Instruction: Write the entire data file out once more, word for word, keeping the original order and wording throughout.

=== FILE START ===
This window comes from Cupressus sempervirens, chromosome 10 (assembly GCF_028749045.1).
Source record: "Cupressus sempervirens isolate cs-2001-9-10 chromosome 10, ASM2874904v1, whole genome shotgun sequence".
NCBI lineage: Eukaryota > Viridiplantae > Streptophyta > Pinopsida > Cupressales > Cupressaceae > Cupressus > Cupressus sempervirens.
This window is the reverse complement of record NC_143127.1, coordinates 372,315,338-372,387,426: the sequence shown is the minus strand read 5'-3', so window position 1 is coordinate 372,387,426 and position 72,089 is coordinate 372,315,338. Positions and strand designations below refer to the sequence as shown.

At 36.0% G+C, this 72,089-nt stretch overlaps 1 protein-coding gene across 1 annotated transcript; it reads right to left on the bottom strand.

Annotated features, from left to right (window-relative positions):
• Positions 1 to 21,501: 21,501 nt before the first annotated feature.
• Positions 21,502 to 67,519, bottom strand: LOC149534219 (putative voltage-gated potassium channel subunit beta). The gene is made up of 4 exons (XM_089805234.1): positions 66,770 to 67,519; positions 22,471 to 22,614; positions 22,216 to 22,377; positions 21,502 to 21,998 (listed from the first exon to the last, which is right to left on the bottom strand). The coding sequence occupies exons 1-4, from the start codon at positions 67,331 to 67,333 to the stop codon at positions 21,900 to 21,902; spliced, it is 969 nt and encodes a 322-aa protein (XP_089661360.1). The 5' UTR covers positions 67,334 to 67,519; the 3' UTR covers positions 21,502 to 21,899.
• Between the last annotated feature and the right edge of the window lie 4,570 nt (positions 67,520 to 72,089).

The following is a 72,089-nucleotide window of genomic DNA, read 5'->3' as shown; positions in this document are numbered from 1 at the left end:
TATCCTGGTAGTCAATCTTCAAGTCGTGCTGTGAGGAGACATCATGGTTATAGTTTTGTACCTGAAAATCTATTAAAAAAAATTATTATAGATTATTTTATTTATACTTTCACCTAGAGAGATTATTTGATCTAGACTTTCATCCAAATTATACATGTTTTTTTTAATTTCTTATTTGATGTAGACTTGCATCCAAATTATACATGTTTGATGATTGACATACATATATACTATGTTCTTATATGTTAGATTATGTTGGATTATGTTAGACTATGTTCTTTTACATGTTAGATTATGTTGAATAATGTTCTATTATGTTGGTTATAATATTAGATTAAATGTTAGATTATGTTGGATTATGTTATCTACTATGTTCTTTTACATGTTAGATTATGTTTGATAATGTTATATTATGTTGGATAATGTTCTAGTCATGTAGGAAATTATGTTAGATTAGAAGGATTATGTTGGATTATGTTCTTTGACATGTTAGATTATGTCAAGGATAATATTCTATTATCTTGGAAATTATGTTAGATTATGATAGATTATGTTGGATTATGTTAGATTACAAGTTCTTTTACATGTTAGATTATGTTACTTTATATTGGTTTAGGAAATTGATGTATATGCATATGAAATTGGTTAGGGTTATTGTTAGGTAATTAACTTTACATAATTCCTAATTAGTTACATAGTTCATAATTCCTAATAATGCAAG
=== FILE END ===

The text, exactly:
This window comes from Cupressus sempervirens, chromosome 10 (assembly GCF_028749045.1).
Source record: "Cupressus sempervirens isolate cs-2001-9-10 chromosome 10, ASM2874904v1, whole genome shotgun sequence".
NCBI lineage: Eukaryota > Viridiplantae > Streptophyta > Pinopsida > Cupressales > Cupressaceae > Cupressus > Cupressus sempervirens.
This window is the reverse complement of record NC_143127.1, coordinates 372,315,338-372,387,426: the sequence shown is the minus strand read 5'-3', so window position 1 is coordinate 372,387,426 and position 72,089 is coordinate 372,315,338. Positions and strand designations below refer to the sequence as shown.

At 36.0% G+C, this 72,089-nt stretch overlaps 1 protein-coding gene across 1 annotated transcript; it reads right to left on the bottom strand.

Annotated features, from left to right (window-relative positions):
• Positions 1 to 21,501: 21,501 nt before the first annotated feature.
• Positions 21,502 to 67,519, bottom strand: LOC149534219 (putative voltage-gated potassium channel subunit beta). The gene is made up of 4 exons (XM_089805234.1): positions 66,770 to 67,519; positions 22,471 to 22,614; positions 22,216 to 22,377; positions 21,502 to 21,998 (listed from the first exon to the last, which is right to left on the bottom strand). The coding sequence occupies exons 1-4, from the start codon at positions 67,331 to 67,333 to the stop codon at positions 21,900 to 21,902; spliced, it is 969 nt and encodes a 322-aa protein (XP_089661360.1). The 5' UTR covers positions 67,334 to 67,519; the 3' UTR covers positions 21,502 to 21,899.
• Between the last annotated feature and the right edge of the window lie 4,570 nt (positions 67,520 to 72,089).

The following is a 72,089-nucleotide window of genomic DNA, read 5'->3' as shown; positions in this document are numbered from 1 at the left end:
TATCCTGGTAGTCAATCTTCAAGTCGTGCTGTGAGGAGACATCATGGTTATAGTTTTGTACCTGAAAATCTATTAAAAAAAATTATTATAGATTATTTTATTTATACTTTCACCTAGAGAGATTATTTGATCTAGACTTTCATCCAAATTATACATGTTTTTTTTAATTTCTTATTTGATGTAGACTTGCATCCAAATTATACATGTTTGATGATTGACATACATATATACTATGTTCTTATATGTTAGATTATGTTGGATTATGTTAGACTATGTTCTTTTACATGTTAGATTATGTTGAATAATGTTCTATTATGTTGGTTATAATATTAGATTAAATGTTAGATTATGTTGGATTATGTTATCTACTATGTTCTTTTACATGTTAGATTATGTTTGATAATGTTATATTATGTTGGATAATGTTCTAGTCATGTAGGAAATTATGTTAGATTAGAAGGATTATGTTGGATTATGTTCTTTGACATGTTAGATTATGTCAAGGATAATATTCTATTATCTTGGAAATTATGTTAGATTATGATAGATTATGTTGGATTATGTTAGATTACAAGTTCTTTTACATGTTAGATTATGTTACTTTATATTGGTTTAGGAAATTGATGTATATGCATATGAAATTGGTTAGGGTTATTGTTAGGTAATTAACTTTACATAATTCCTAATTAGTTACATAGTTCATAATTCCTAATAATGCAAG